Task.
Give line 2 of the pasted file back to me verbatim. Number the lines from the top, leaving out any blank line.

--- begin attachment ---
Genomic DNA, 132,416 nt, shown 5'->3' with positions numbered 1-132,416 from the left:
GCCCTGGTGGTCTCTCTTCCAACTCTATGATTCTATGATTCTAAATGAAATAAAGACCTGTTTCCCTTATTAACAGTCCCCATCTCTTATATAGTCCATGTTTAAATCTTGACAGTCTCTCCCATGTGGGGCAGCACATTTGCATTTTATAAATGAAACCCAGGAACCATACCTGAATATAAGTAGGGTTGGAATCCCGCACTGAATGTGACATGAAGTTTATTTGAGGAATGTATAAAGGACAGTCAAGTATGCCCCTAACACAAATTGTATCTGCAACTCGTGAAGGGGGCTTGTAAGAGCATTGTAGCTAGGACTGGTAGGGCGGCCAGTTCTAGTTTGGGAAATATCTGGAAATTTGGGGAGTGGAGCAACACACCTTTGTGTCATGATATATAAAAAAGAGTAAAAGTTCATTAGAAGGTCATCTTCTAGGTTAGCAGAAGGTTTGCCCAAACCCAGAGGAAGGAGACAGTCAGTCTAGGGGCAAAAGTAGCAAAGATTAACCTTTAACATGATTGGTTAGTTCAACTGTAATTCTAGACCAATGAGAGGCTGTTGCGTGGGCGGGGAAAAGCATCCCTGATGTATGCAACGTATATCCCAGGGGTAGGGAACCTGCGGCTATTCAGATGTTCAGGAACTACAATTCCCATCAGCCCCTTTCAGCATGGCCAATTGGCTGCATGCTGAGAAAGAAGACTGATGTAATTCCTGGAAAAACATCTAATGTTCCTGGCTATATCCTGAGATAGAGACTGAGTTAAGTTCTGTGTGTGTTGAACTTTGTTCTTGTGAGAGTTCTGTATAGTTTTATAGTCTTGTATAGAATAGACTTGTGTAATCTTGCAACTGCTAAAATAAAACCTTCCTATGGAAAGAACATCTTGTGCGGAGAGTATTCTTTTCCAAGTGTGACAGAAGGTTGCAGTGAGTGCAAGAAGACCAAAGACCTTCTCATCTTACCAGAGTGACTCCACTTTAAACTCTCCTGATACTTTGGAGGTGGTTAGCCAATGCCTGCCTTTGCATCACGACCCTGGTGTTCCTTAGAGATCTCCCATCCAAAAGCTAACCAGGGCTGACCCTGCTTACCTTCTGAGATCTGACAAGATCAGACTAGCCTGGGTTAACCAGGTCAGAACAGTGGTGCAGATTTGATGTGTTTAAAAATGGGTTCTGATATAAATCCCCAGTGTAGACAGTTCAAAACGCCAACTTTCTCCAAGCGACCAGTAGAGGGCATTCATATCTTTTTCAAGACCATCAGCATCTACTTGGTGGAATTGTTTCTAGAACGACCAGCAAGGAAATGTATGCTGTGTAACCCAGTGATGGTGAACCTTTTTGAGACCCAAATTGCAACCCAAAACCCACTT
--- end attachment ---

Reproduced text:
GCCCTGGTGGTCTCTCTTCCAACTCTATGATTCTATGATTCTAAATGAAATAAAGACCTGTTTCCCTTATTAACAGTCCCCATCTCTTATATAGTCCATGTTTAAATCTTGACAGTCTCTCCCATGTGGGGCAGCACATTTGCATTTTATAAATGAAACCCAGGAACCATACCTGAATATAAGTAGGGTTGGAATCCCGCACTGAATGTGACATGAAGTTTATTTGAGGAATGTATAAAGGACAGTCAAGTATGCCCCTAACACAAATTGTATCTGCAACTCGTGAAGGGGGCTTGTAAGAGCATTGTAGCTAGGACTGGTAGGGCGGCCAGTTCTAGTTTGGGAAATATCTGGAAATTTGGGGAGTGGAGCAACACACCTTTGTGTCATGATATATAAAAAAGAGTAAAAGTTCATTAGAAGGTCATCTTCTAGGTTAGCAGAAGGTTTGCCCAAACCCAGAGGAAGGAGACAGTCAGTCTAGGGGCAAAAGTAGCAAAGATTAACCTTTAACATGATTGGTTAGTTCAACTGTAATTCTAGACCAATGAGAGGCTGTTGCGTGGGCGGGGAAAAGCATCCCTGATGTATGCAACGTATATCCCAGGGGTAGGGAACCTGCGGCTATTCAGATGTTCAGGAACTACAATTCCCATCAGCCCCTTTCAGCATGGCCAATTGGCTGCATGCTGAGAAAGAAGACTGATGTAATTCCTGGAAAAACATCTAATGTTCCTGGCTATATCCTGAGATAGAGACTGAGTTAAGTTCTGTGTGTGTTGAACTTTGTTCTTGTGAGAGTTCTGTATAGTTTTATAGTCTTGTATAGAATAGACTTGTGTAATCTTGCAACTGCTAAAATAAAACCTTCCTATGGAAAGAACATCTTGTGCGGAGAGTATTCTTTTCCAAGTGTGACAGAAGGTTGCAGTGAGTGCAAGAAGACCAAAGACCTTCTCATCTTACCAGAGTGACTCCACTTTAAACTCTCCTGATACTTTGGAGGTGGTTAGCCAATGCCTGCCTTTGCATCACGACCCTGGTGTTCCTTAGAGATCTCCCATCCAAAAGCTAACCAGGGCTGACCCTGCTTACCTTCTGAGATCTGACAAGATCAGACTAGCCTGGGTTAACCAGGTCAGAACAGTGGTGCAGATTTGATGTGTTTAAAAATGGGTTCTGATATAAATCCCCAGTGTAGACAGTTCAAAACGCCAACTTTCTCCAAGCGACCAGTAGAGGGCATTCATATCTTTTTCAAGACCATCAGCATCTACTTGGTGGAATTGTTTCTAGAACGACCAGCAAGGAAATGTATGCTGTGTAACCCAGTGATGGTGAACCTTTTTGAGACCCAAATTGCAACCCAAAACCCACTT